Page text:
Thursday - 28 September 2023


The Beirut blast’s ongoing challenges for the elderly

Source: Annahar
Nohad- 67 years old- Sitting in her house in Mar Mikael. (Annahar)
Nohad- 67 years old- Sitting in her house in Mar Mikael. (Annahar)
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By Nada Richa

BEIRUT: Older people are facing significant challenges to recover from the tragic Beirut explosion. At a time when COVID-19 is on the rise, thousands of older people have been left without food and shelter, making this critical phase much harder on them.

Throughout the past three decades, the proportion of individuals above 65 years old in Lebanon has risen to 7.3 percent. With the absence of a universal social security system and a uniform retirement plan, poverty is prevalent among older people, especially among older women, who are less likely to have worked throughout their lives, and are thus less likely to have savings and access to social protection tools.

In a country that prioritizes the duties of younger generations toward their elders, older people with no family to support them are at higher risk of poor health, isolation, and poverty. 

Since the deadly explosion occurred, older people are considerably affected by the blast at different levels. The explosion ruined the traditional districts of central Beirut where a high number of older people live, many of whom were already living in extreme poverty. 

In this respect, an initial report undertaken by ACTED, an international humanitarian NGO, reveals that the elderly, women, and people with specific needs are the ones most in need of assistance across impacted areas.

Economically, poverty among older people has risen following the explosion. Further, access to medical care has become harder for them as the healthcare system in Lebanon is already facing notable challenges because of the Covid-19 pandemic- a situation aggravated by the blast.

Psychologically, the explosion’s accompanying trauma has been devastating particularly to the vulnerable older people. In this respect, many traumatized elderly residents refused to leave their damaged houses after the blast and preferred to sleep in poor housing conditions or on the streets. 

A recent survey conducted by the international NGO Help Age along with its partners Makassad and Amel found that 26% of the respondents felt that their mental health was a major health concern following the Beirut blast, especially for older people (25%). The study focused on neighborhoods with pre-existing vulnerabilities, located near the explosion site.

Following the Beirut blast, numerous humanitarian actors are responding to older people’s needs.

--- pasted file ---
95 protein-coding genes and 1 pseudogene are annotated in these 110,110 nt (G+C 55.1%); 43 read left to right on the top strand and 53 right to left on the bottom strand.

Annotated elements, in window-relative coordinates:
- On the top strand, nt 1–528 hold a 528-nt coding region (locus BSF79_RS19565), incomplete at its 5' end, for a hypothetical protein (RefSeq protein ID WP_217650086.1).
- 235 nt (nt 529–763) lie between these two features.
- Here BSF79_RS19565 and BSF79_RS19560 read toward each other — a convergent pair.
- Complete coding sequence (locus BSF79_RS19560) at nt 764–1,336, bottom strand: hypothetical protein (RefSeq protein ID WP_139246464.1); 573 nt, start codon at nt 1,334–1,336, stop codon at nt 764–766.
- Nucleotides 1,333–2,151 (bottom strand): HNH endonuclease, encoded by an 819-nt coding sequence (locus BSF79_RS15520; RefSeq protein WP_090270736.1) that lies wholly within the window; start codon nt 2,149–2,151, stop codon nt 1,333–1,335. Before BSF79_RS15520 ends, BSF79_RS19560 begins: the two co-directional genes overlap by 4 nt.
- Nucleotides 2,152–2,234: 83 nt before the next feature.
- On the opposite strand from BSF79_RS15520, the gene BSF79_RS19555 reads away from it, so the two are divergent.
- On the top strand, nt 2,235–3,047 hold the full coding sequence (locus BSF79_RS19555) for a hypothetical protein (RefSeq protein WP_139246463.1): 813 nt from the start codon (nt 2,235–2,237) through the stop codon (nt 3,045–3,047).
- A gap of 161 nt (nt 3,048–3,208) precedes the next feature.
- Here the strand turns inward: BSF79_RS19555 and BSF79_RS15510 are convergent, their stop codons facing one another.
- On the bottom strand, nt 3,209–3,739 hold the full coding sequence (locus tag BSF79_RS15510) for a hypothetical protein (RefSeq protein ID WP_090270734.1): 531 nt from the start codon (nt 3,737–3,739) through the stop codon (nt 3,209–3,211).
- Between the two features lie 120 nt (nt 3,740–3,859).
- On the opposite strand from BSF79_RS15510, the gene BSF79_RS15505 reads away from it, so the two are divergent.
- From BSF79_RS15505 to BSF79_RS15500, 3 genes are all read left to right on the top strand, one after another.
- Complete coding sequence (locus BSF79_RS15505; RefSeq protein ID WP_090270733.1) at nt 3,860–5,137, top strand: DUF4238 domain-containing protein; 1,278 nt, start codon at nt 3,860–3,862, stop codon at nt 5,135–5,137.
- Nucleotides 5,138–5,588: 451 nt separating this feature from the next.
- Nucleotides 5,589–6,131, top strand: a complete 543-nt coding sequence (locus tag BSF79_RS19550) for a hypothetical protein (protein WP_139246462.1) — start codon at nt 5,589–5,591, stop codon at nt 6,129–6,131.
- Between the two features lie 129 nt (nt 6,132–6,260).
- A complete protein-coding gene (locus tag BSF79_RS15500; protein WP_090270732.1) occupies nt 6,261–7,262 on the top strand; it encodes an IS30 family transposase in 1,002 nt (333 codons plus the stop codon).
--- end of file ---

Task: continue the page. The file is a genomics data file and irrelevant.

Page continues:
In this regard, the UN and its partners are designing emergency cash assistance initiatives targeting the most vulnerable and in need, including the elderly. Besides, many organizations and NGOs are supporting older people by providing them with food and medication. 

Furthermore, some NGOs are helping older people reconstruct their houses and fix the damage caused by the blast. In this respect, Live Love Lebanon, the NGO behind the “RebuildBeirut” relief initiative and Bassma NGO, revealed that half of the total houses they have fixed so far belong to older people.

Disaster Recovery testimonials

Older people in Lebanon have endured a lot throughout their lifetimes. They have experienced many wars, conflicts, and political instabilities, which reflects a distinctive aspect of aging in this country. The stressful situations they have undergone have strongly affected their mental health and psychosocial wellbeing. 

“I can still hear the blast’ noise in my ears and fear still overwhelms my heart,” Souheila, a 73-year-old widow, told Annahar. 

Souheila has lived alone in her house in Mar Mikhael for the past 20 years. More than a month after the blast, she hardly believes she is still alive and conscious. However, she still gets frightened whenever she hears loud noises in her neighborhood. Souheila thanks God for her children who are supporting her emotionally, besides having fixed a big part of her damaged house. Yet, she is waiting for NGO support to help repair her house’s remaining damage. 

Nohad, 67, has lived for 38 years at her house in Mar Mikhael. As a result of the horrendous explosion, her house was significantly damaged. “I lost almost everything in a minute. Financially, I used to live one day at a time. Now, I cannot even afford my daily needs,” Nohad told Annahar.
Despite the support of different NGOs, to whom she is extremely thankful, Nohad sates that her house still needs a lot of work. The explosion left her emotionally and physically drained, while her medications have not been available recently in the Lebanese pharmacies. 

Ultimately, the blast affected everyone in Lebanon. While the government’s support is non- existent, the humanitarian actors are playing a massive role in helping the victims. Yet, many people, including the elderly, are still beyond reach. Amid this life-altering disaster, it is crucial and challenging to ensure that the collective response to the disaster provides long- term solutions and supports all the victims, including the vulnerable groups like older people.

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